A busy night in dispatch last Thursday.   Sometimes it’s slow, sometimes it’s busy, and some nights it’s just crazy batshit nuts.  Thursday was the lattermost.

A murder always sends us into a frenzy.  First, the 9-1-1 calls start flooding in, everybody within blocks grabs a cell phone and dials.  Most of them have no clue what happened, or where they are, they just scream at us to get the cops there, and why are we asking all these dumb questions??  And EVERY call has to be answered and checked, because we never know when the most important bit of information will come in, or from where.  And in the middle of the chaos, we still have to deal with the normal traffic load, because that doesn’t stop just because someone got shot!  There could be someone else needing an ambulance, or their house could be on fire, or their baby could be choking.  It all has to be handled, right now, and correctly.

Even when…

other things are still going on.  Like:

The crazy cat lady, with hundreds of cats, dogs, birds and other animals stuffed in a smallish country house.  Horses in pastures starving.  Sick, dying, and dead animals inside and out.  Animal control, Ag detectives, and patrol units were at this house for 12 hours or more, trying to sort it all out, and take care of the surviving animals.


A wildland fire in the mountains, in a popular camping and river rafting area.  We had deputies up there, in case evacuationswere required.


the lost teenaged hiker in the mountains, near Sequoia National Park.  No information,  just someone told someone who told us that a 15 year old girl was hiking with family, became separated, and was missing.  It takes us over an hour to get units up there, because it’s so darn far, but we take two valley deputies off routine patrol and send them up into county areas just outside the park.  After we get up there, and finally locate the people involved, we discover the girl was located and returned before we arrived!  We lost over three hours worth of two deputies’ time by this little goose chase.  It turned out well, thank goodness, but it might have had a bad outcome.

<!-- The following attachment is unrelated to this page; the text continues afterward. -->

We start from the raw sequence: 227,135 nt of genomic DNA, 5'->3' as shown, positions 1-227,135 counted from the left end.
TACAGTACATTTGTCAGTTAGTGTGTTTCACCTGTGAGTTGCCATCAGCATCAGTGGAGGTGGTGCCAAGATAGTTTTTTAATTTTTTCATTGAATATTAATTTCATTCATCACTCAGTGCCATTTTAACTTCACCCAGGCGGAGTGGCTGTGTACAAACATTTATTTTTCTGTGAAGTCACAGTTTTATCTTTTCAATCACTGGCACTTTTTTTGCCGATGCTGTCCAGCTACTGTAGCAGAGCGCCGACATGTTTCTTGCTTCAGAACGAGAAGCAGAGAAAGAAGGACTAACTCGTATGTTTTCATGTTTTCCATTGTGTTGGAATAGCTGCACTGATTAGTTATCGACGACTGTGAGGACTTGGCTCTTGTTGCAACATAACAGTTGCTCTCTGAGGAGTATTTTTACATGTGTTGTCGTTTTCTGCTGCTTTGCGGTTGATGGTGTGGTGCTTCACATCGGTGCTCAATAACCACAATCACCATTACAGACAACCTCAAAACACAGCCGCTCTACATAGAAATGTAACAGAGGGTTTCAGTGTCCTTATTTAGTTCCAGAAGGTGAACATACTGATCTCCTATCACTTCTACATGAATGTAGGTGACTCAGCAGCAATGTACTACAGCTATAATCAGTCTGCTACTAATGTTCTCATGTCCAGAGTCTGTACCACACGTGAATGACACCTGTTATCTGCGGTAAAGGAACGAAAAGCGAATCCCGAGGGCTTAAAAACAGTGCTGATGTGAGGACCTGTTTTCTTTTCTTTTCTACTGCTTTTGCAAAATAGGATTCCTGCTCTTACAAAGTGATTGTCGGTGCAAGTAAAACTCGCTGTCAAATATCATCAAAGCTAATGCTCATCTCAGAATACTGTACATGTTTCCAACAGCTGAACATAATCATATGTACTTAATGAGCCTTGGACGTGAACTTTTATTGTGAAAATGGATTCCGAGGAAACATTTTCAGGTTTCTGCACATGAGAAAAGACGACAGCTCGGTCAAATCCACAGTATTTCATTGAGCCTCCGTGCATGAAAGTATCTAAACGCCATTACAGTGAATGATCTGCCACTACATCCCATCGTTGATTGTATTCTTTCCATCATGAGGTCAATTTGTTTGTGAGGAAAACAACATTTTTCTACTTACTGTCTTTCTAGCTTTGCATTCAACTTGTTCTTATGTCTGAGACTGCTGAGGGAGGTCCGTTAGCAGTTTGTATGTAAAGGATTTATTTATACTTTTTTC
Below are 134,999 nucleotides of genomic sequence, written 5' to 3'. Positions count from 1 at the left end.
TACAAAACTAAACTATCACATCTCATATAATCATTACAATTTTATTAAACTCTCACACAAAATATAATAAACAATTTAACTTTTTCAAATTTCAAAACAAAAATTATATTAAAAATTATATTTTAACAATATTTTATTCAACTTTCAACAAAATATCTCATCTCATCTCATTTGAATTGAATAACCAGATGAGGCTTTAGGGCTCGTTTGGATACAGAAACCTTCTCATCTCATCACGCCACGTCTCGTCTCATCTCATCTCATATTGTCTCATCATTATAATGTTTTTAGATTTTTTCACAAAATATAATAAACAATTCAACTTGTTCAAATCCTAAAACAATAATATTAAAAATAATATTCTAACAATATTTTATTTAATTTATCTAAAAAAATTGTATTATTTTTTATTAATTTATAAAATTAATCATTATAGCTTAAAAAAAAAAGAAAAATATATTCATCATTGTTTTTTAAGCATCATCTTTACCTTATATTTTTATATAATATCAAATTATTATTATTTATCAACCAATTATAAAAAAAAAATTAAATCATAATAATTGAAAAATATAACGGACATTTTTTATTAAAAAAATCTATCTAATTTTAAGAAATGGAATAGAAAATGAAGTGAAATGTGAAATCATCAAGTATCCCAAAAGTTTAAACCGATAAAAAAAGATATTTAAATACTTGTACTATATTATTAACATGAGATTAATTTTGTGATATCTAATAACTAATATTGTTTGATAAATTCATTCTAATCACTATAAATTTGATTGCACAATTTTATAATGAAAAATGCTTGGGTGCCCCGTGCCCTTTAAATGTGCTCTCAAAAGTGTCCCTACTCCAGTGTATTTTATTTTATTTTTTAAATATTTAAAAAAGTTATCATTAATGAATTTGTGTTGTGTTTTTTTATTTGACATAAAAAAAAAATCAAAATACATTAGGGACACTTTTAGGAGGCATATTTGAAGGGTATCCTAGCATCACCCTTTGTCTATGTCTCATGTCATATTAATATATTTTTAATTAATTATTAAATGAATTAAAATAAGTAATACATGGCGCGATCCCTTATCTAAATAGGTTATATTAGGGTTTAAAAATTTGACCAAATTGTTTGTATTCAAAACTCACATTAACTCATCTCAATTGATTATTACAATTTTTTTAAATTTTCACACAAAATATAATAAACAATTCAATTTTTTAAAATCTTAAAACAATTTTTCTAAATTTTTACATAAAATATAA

That was MY Thursday in a nutshell.  How was yours?

Oh, by the way, lest you get the idea I’m trying to give you the impression I’m some kind of

Superman dispatcher, I’m not.  We are a team operation in dispatch, and everyone there supports everyone else.  Often times the dispatcher operating the radio channel where something is going on has it the easiest.  They don’t have to answer very many phone calls, almost no 9-1-1 calls, and if they need anything, they just call it out to the room,  “I need an ambulance to the Pixley call!” and someone jumps on that and says “I’ve got the ambulance!”.  Someone else calls out “I’ve got fire!” and it’s done.  I could never handle a one-dispatcher operation, and I don’t know how those that work in such places manage it.  We’ve got a great team at TCSO, and I’m lucky to be a part of it.